Dutch politician on trial for hate speech

Dutch anti-Islam politician Geert Wilders appeals for freedom of expression and exercises his right to silence as he goes on trial in Amsterdam for alleged hate speech.

Dutch anti-Islam politician Geert Wilders appealed for freedom of expression Monday as he went on trial for alleged hate speech at a time when his popularity and influence in the Netherlands are near all-time highs.

Dutch anti-Islam politician Geert Wilders awaits the start of his trial inside the courtroom in Amsterdam on Monday. Wilders went on trial for alleged hate speech as his popularity and influence in the Netherlands are near all-time highs. ((Marcel Antonisse/Associated Press))
Prosecutors say Wilders has incited hate against Muslims, pointing to a litany of quotes and remarks he has made in recent years. In one opinion piece, he wrote "I've had enough of Islam in the Netherlands; let not one more Muslim immigrate," adding "I've had enough of the Qur'an in the Netherlands: Forbid that fascist book."

Wilders argues he has a right to freedom of speech and that his remarks were within the bounds of the law.

"I am a suspect here because I have expressed my opinion as a representative of the people," Wilders told judges at the start of the trial.

"Formally I'm on trial here today, but with me, the freedom of expression of many, many Dutch people is also being judged," he said, referring to more than 1.4 million voters who made his party the country's third-largest in June elections.

If convicted he could face up to a year in jail, though a fine would be more likely. He could keep his seat in parliament regardless of the outcome.

The trial was adjourned until Tuesday shortly after Wilders's opening remarks, when he declined to answer any questions from the three judges, invoking his right to remain silent.

Presiding judge Jan Moors said Wilders is known for making bold statements but avoiding discussions, and added that "it appears you're doing so again."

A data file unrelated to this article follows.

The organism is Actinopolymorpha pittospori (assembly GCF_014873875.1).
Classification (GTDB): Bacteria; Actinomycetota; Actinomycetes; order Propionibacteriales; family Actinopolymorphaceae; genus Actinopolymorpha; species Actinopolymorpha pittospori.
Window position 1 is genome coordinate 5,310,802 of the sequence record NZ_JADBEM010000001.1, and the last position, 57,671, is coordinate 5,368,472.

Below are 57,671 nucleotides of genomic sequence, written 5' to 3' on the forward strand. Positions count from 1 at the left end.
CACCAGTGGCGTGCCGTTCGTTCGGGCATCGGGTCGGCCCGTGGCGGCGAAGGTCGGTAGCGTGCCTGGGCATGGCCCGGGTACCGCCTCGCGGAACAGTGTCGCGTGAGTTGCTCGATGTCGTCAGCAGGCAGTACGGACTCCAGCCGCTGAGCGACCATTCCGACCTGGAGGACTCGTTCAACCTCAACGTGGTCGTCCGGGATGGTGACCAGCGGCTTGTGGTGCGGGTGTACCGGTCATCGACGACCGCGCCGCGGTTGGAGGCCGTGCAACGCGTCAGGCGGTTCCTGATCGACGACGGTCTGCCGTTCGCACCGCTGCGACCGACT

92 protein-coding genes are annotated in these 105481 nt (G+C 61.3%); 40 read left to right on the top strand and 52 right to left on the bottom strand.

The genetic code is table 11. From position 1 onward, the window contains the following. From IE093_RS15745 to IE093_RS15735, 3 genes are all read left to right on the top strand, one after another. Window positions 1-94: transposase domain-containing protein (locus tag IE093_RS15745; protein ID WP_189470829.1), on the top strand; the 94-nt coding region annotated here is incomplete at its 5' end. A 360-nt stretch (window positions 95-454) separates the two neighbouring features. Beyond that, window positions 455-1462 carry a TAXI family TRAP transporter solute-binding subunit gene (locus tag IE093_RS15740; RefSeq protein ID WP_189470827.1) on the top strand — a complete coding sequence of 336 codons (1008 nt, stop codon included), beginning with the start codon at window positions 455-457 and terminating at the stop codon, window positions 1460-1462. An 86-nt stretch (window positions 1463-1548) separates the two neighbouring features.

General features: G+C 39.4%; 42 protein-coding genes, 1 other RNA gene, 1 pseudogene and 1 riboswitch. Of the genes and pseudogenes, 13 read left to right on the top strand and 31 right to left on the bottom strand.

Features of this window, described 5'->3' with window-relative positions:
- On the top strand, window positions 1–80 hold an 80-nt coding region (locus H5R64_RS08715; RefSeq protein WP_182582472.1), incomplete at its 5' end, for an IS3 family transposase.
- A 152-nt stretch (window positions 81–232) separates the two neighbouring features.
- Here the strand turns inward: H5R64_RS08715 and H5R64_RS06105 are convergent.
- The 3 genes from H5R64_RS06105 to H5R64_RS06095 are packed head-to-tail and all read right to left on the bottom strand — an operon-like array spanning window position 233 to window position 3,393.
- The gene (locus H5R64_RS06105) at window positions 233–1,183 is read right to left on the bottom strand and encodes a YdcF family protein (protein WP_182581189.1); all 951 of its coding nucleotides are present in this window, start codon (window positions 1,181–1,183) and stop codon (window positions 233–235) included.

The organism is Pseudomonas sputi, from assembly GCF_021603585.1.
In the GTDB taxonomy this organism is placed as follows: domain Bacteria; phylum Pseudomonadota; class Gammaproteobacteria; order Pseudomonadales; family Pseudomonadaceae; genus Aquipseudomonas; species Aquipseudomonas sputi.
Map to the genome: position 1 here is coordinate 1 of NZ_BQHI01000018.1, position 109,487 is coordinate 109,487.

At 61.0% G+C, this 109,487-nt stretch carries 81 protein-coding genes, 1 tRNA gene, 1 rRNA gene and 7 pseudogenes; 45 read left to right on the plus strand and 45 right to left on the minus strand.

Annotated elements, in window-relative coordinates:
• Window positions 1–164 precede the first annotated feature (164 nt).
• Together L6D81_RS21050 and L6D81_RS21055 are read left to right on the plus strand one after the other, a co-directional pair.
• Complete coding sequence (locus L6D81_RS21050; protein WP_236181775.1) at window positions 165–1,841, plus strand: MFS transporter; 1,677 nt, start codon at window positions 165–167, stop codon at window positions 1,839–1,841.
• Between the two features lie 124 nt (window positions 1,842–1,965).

Wilders's lawyer, Bram Moszkowicz, said the remark showed Moors is biased against Wilders and moved to have him substituted. The move delayed the trial for at least a day as a separate panel considers the request.

The move for a delay comes at delicate moment in Dutch politics when Wilders is close to seeing many of his policy goals realized.

Wilders's Freedom Party has agreed to support a new right-wing Dutch government set to take office this month, despite reservations even by some politicians about working with Wilders.

In return, his political allies have promised to carry out much of his anti-immigration agenda. They say they will turn away more asylum-seekers, and cut immigration from non-Western countries in half, notably by making it difficult for foreign spouses or children to join families that have already immigrated and become Dutch citizens.

They also plan to force new immigrants to pay for their own mandatory citizenship classes.

The flamboyant, bleach-blond politician also has called for taxing clothing commonly worn by Muslims, such as headscarves — or "head rags," as he once called them — because they "pollute" the Dutch landscape.

He may be best known for the 2008 short film Fitna, which offended Muslims around the world by juxtaposing verses from the Qur'an with images of terrorism by Islamic radicals.

A verdict is expected Nov. 4, though if the current panel of judges is replaced, the trial will be delayed for months.